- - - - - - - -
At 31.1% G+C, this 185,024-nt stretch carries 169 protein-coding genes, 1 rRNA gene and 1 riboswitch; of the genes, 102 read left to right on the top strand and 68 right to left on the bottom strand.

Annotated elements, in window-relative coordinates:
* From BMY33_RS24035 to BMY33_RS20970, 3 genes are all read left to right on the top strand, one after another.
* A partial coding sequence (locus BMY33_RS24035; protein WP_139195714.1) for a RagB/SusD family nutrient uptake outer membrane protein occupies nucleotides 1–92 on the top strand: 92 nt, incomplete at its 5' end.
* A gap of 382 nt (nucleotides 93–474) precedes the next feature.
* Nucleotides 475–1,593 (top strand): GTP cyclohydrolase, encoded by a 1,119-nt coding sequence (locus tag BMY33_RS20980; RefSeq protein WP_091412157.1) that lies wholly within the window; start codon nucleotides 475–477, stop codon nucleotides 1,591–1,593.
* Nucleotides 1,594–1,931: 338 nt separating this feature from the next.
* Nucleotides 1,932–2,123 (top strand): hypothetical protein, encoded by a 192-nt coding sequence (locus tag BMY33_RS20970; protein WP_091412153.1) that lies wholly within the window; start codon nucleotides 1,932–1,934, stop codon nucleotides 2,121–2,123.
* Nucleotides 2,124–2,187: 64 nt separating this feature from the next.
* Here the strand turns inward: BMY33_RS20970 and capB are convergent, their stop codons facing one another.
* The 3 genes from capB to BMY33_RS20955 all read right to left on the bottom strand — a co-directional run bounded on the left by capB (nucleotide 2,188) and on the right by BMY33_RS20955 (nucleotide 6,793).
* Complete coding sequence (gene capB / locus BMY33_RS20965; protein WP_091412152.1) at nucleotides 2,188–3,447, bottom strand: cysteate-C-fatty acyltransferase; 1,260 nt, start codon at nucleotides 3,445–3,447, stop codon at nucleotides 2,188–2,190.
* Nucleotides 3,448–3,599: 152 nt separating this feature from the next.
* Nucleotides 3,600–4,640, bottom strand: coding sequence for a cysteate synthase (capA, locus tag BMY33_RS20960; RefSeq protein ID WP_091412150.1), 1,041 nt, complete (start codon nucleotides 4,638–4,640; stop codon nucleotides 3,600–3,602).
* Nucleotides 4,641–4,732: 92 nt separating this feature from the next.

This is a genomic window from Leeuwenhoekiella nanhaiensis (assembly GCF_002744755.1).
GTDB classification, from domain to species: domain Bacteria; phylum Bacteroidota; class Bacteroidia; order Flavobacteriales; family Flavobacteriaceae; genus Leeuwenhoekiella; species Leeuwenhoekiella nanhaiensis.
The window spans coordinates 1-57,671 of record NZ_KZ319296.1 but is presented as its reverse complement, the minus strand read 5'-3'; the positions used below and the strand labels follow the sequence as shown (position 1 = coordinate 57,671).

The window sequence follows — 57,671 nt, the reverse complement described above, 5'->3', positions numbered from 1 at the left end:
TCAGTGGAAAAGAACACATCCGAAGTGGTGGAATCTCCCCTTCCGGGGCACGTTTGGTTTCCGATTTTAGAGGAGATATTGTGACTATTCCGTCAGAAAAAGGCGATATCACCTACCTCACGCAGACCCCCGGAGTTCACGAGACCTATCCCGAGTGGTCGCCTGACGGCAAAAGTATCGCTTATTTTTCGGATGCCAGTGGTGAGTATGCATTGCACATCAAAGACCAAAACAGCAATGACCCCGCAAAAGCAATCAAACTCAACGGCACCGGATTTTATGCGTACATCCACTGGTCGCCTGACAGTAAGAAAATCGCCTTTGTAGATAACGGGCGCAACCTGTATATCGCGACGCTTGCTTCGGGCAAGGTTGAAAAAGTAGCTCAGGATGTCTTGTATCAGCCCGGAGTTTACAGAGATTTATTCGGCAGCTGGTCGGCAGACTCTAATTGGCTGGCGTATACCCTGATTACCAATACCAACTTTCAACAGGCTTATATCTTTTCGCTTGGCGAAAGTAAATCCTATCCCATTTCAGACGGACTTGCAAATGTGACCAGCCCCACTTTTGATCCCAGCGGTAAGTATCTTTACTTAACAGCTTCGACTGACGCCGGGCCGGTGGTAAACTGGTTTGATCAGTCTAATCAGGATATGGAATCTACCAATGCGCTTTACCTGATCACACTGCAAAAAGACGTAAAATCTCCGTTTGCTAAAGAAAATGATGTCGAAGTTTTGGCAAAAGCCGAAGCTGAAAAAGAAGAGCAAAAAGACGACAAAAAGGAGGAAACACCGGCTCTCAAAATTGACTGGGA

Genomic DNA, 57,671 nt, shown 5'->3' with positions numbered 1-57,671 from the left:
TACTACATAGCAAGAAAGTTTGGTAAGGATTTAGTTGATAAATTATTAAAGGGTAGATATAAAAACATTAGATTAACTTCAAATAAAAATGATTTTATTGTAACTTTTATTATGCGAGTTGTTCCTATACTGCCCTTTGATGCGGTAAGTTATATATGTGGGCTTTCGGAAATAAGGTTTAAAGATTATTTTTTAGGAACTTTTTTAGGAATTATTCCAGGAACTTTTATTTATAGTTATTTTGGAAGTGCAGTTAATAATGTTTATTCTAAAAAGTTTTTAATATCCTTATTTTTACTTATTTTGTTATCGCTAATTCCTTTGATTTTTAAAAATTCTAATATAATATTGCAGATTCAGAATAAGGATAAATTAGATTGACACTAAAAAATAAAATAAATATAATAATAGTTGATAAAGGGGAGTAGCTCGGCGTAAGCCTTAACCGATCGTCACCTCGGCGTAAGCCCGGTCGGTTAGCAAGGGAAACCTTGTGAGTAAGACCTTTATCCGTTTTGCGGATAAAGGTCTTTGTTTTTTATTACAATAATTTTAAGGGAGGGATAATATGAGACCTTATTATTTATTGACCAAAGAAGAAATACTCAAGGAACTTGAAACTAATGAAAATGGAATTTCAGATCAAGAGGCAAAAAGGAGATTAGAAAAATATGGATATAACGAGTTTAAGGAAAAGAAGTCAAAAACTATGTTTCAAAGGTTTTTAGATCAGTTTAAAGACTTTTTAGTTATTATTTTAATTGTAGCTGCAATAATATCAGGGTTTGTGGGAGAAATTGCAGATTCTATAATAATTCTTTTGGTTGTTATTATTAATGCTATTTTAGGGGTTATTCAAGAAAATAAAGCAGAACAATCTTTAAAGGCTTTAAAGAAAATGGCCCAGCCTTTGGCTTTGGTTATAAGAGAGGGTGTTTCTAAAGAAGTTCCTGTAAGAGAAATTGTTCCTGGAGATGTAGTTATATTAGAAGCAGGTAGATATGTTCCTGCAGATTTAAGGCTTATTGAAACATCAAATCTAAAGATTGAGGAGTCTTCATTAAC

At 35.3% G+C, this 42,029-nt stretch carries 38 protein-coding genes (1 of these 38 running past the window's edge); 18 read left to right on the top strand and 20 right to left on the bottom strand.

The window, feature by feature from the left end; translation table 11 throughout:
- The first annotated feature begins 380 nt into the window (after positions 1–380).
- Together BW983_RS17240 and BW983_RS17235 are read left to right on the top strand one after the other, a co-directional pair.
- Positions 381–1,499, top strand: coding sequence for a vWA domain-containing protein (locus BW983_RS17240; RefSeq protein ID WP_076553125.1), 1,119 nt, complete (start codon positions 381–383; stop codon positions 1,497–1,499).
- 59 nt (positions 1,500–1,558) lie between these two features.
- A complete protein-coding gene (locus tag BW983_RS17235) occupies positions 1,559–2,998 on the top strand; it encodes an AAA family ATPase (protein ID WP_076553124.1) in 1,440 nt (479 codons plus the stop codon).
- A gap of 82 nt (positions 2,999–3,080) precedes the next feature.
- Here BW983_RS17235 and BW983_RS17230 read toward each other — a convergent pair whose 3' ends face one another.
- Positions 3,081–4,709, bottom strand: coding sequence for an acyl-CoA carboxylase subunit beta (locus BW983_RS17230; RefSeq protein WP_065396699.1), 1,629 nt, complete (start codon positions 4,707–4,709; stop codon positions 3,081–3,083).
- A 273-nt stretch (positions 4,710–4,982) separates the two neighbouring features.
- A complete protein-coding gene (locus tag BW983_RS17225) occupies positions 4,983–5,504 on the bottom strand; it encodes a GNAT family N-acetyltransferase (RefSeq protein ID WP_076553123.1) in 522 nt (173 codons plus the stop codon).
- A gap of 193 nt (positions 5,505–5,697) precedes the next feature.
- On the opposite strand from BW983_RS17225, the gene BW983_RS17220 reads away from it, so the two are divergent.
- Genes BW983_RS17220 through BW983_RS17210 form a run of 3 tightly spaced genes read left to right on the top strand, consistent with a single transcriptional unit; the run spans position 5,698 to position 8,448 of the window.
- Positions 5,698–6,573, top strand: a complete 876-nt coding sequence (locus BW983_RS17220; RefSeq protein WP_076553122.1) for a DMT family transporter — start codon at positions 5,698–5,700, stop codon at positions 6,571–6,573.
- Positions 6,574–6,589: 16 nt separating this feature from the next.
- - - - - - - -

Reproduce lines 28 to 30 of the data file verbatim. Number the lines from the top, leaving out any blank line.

- 59 nt (positions 1,500–1,558) lie between these two features.
- A complete protein-coding gene (locus tag BW983_RS17235) occupies positions 1,559–2,998 on the top strand; it encodes an AAA family ATPase (protein ID WP_076553124.1) in 1,440 nt (479 codons plus the stop codon).
- A gap of 82 nt (positions 2,999–3,080) precedes the next feature.